Modern technology runs on electricity, and the computers and data centers at the core of daily life require a lot of it. One report from the 2013 Annual Energy Outlook estimated that computers and related equipment accounted for 3% of the United States’ energy consumption. In the search to maximize energy efficiency, many companies are looking into ways to minimize this energy consumption by computers and related equipment. One way many companies are doing this is by benchmarking their data center’s energy efficiency, which is critical to decreasing power use and related costs.
Benchmarking helps companies understand their current efficiency and gives them a metric to judge efficacy as they implement new efficiency best practices. One benchmarking standard commonly used for data centers is PUE. So what is PUE, and how can it be used to improve your data center’s efficiency?
What Does PUE Mean?
PUE stands for Power Usage Effectiveness. Green Grid proposed and developed the idea. Green Grid is a nonprofit IT industry group of experts from different disciplines who collaborate on ways to improve energy efficiency in the industry. Since its introduction, PUE has become the primary metric professionals use to measure energy efficiency in data centers.
IT professionals use PUE as a benchmarking system to determine the energy efficiency of their data centers and monitor efficiency changes over time. Essentially, PUE compares the total energy entering a data center to the energy used by that data center’s IT equipment. The resulting number quantifies how effective the data center is at using the input power. Experts can use this number to understand how the data center compares with similar data centers in similar locations and conditions and determine whether the company needs to improve efficiency through technological or architectural changes.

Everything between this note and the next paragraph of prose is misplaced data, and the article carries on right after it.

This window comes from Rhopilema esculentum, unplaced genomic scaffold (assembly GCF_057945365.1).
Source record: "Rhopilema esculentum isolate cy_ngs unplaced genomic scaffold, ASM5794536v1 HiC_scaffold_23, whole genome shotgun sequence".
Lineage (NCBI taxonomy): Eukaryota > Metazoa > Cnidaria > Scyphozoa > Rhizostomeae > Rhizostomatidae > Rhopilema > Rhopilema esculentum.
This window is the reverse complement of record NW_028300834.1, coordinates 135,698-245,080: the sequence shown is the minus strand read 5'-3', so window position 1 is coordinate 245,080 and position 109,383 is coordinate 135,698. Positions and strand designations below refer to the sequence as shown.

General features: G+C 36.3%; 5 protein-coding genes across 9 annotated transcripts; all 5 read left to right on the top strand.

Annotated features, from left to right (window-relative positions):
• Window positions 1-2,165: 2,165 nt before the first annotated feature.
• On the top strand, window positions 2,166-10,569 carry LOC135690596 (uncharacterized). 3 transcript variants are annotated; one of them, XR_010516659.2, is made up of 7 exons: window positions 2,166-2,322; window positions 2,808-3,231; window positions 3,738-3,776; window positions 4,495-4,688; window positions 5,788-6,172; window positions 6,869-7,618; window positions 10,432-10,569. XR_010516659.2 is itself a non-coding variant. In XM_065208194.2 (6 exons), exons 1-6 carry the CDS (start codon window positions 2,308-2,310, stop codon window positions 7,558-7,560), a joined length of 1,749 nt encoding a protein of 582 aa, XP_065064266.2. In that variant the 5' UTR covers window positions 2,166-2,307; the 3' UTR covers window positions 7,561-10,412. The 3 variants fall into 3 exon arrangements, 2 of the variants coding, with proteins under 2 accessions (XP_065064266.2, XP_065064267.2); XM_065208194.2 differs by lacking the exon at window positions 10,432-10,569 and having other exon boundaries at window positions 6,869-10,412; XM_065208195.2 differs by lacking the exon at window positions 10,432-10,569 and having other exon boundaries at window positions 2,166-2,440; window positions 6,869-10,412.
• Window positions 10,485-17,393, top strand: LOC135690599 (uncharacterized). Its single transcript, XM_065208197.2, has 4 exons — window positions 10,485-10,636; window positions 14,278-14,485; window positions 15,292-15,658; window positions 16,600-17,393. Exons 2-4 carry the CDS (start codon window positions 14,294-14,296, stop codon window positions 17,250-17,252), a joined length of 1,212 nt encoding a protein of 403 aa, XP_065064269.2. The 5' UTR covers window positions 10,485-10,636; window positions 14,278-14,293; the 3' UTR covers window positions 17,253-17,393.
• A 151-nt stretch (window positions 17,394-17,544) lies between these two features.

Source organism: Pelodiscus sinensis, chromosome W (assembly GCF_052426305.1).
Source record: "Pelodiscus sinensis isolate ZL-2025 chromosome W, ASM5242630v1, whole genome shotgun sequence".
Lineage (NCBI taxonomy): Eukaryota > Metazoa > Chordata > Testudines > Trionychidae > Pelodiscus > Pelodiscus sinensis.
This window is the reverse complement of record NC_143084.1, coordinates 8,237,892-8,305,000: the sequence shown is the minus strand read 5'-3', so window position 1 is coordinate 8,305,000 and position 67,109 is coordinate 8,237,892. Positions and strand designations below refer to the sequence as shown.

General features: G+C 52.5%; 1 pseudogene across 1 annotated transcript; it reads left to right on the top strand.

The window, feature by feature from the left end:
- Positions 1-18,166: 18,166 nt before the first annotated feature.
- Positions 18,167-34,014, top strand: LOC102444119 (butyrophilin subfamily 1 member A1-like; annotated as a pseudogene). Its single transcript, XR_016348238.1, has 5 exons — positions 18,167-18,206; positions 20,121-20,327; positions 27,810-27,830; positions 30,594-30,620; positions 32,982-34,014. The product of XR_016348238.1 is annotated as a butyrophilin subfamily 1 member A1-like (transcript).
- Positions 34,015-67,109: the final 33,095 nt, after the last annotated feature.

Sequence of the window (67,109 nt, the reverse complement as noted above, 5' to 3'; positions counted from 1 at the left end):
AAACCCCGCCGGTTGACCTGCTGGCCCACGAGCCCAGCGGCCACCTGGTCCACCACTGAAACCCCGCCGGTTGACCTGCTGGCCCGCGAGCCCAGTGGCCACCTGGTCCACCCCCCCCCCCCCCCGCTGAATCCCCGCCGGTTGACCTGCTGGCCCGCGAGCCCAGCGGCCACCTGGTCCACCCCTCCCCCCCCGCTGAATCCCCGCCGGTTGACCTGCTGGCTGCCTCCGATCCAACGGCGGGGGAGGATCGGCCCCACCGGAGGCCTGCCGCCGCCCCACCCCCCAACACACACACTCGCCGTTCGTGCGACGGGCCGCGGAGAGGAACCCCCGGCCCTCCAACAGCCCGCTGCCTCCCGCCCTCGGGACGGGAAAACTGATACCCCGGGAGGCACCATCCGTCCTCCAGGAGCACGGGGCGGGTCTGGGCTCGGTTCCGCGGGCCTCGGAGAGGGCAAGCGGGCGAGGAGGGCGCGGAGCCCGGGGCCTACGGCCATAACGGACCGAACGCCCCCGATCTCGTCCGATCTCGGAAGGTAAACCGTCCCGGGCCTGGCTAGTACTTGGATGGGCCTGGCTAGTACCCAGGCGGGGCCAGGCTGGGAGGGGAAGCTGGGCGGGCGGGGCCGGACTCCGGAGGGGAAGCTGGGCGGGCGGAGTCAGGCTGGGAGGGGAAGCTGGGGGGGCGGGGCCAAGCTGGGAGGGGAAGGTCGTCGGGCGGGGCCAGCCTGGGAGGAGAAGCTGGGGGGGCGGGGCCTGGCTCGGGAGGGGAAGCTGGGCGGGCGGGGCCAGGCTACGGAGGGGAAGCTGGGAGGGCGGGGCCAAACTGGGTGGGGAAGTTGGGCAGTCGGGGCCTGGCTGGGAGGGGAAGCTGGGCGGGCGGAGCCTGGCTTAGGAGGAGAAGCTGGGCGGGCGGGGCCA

How to Calculate PUE
The calculations to determine PUE data center numbers are relatively straightforward, but require careful measurement and regular implementation. The general PUE data center formula is simple — PUE can be calculated by dividing total facility power by IT equipment power. These values are defined and explained below:
- Total facility power: Calculating PUE effectively requires knowing how to measure total facility power. Know what components are at play in your data center and how to monitor their performance using the appropriate meters and sensors. You’ll also want to consider building management software that continually monitors power consumption for the facility.
- Find the total IT load: Use direct power supplies for your IT equipment to find the IT load for your data center. This can usually be calculated by using meters to measure activity from the uninterruptible power supply (UPS) and the power distribution unit (PDU).
A value of around 2.0 is average, while a higher value is considered inefficient and a lower value is considered efficient.
How to Use PUE
While the PUE value is important, it is most valuable when tracked carefully and repeatedly over time. Green Grid gives the following guidance for calculating and using PUE and how to improve data center PUE using this information:
- Take measurements: The first step should be to take a thorough reading of your facility’s total power usage and total IT load. Use these measurements to get an overall PUE measurement. This measurement will help determine a course of action.